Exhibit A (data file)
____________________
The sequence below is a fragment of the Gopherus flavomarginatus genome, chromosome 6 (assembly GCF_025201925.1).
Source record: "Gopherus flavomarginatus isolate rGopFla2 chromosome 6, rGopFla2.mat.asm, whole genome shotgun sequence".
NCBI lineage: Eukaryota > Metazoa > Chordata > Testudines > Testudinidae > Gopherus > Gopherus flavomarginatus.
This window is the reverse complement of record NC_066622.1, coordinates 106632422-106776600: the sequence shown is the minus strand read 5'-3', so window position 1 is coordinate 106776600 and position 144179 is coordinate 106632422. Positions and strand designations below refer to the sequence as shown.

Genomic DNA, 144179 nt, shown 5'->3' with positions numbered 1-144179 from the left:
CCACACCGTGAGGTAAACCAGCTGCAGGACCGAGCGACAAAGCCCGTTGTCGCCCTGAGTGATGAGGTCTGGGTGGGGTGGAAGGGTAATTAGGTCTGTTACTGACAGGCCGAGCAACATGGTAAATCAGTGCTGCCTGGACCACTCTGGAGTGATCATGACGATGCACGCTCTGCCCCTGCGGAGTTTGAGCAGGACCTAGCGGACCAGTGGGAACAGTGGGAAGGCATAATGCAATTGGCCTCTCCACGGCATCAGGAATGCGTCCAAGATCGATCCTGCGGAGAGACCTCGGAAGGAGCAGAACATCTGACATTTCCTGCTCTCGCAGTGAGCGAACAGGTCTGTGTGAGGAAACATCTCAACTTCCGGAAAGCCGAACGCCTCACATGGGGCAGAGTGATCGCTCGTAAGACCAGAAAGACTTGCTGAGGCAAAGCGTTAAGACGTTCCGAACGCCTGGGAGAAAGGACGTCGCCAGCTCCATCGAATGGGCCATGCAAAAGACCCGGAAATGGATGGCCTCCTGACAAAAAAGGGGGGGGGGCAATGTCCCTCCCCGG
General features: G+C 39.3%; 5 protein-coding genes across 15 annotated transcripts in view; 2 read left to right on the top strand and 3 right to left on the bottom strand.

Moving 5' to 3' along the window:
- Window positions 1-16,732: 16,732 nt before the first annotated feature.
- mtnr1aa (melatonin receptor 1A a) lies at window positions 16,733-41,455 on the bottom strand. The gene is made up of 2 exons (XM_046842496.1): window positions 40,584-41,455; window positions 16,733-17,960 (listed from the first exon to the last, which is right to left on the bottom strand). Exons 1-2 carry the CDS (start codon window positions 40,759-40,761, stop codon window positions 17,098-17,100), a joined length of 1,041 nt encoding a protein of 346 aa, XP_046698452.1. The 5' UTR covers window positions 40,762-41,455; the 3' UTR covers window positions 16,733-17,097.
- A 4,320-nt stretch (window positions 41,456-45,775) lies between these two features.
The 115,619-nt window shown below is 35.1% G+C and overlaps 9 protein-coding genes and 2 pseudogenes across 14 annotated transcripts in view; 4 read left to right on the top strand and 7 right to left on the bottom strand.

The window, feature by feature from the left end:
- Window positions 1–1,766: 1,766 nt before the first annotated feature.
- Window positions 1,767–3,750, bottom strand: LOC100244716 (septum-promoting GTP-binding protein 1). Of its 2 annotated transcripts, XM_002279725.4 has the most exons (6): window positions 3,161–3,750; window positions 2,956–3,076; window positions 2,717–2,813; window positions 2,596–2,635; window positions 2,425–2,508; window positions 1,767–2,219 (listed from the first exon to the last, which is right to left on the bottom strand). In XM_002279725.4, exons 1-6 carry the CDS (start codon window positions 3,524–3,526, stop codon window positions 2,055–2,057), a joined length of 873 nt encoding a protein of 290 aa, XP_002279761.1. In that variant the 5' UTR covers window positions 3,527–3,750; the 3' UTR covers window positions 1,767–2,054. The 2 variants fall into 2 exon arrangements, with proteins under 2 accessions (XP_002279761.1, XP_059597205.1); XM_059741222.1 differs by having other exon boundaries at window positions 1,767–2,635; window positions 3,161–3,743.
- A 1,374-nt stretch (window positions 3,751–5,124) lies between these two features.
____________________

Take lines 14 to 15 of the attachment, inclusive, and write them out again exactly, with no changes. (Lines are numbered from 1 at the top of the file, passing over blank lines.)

- Window positions 1–1,766: 1,766 nt before the first annotated feature.
- Window positions 1,767–3,750, bottom strand: LOC100244716 (septum-promoting GTP-binding protein 1). Of its 2 annotated transcripts, XM_002279725.4 has the most exons (6): window positions 3,161–3,750; window positions 2,956–3,076; window positions 2,717–2,813; window positions 2,596–2,635; window positions 2,425–2,508; window positions 1,767–2,219 (listed from the first exon to the last, which is right to left on the bottom strand). In XM_002279725.4, exons 1-6 carry the CDS (start codon window positions 3,524–3,526, stop codon window positions 2,055–2,057), a joined length of 873 nt encoding a protein of 290 aa, XP_002279761.1. In that variant the 5' UTR covers window positions 3,527–3,750; the 3' UTR covers window positions 1,767–2,054. The 2 variants fall into 2 exon arrangements, with proteins under 2 accessions (XP_002279761.1, XP_059597205.1); XM_059741222.1 differs by having other exon boundaries at window positions 1,767–2,635; window positions 3,161–3,743.